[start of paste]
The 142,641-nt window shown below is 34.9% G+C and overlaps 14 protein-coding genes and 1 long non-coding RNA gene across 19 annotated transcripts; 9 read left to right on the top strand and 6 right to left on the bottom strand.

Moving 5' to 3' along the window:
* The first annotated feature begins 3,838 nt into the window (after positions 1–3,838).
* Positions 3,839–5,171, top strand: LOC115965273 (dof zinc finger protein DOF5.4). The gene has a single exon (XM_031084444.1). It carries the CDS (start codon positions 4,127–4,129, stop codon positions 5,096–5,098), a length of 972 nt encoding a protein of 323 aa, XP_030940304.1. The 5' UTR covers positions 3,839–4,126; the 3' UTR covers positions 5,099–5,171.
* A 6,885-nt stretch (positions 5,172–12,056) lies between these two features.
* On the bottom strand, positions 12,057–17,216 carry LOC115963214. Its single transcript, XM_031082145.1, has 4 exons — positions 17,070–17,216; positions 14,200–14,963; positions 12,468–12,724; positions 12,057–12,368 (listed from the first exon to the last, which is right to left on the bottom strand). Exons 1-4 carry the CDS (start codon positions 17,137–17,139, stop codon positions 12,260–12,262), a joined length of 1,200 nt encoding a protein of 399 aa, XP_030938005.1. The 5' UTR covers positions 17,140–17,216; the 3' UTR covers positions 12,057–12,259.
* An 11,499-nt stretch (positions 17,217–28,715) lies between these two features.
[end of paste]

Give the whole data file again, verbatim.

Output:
The 142,641-nt window shown below is 34.9% G+C and overlaps 14 protein-coding genes and 1 long non-coding RNA gene across 19 annotated transcripts; 9 read left to right on the top strand and 6 right to left on the bottom strand.

Moving 5' to 3' along the window:
* The first annotated feature begins 3,838 nt into the window (after positions 1–3,838).
* Positions 3,839–5,171, top strand: LOC115965273 (dof zinc finger protein DOF5.4). The gene has a single exon (XM_031084444.1). It carries the CDS (start codon positions 4,127–4,129, stop codon positions 5,096–5,098), a length of 972 nt encoding a protein of 323 aa, XP_030940304.1. The 5' UTR covers positions 3,839–4,126; the 3' UTR covers positions 5,099–5,171.
* A 6,885-nt stretch (positions 5,172–12,056) lies between these two features.
* On the bottom strand, positions 12,057–17,216 carry LOC115963214. Its single transcript, XM_031082145.1, has 4 exons — positions 17,070–17,216; positions 14,200–14,963; positions 12,468–12,724; positions 12,057–12,368 (listed from the first exon to the last, which is right to left on the bottom strand). Exons 1-4 carry the CDS (start codon positions 17,137–17,139, stop codon positions 12,260–12,262), a joined length of 1,200 nt encoding a protein of 399 aa, XP_030938005.1. The 5' UTR covers positions 17,140–17,216; the 3' UTR covers positions 12,057–12,259.
* An 11,499-nt stretch (positions 17,217–28,715) lies between these two features.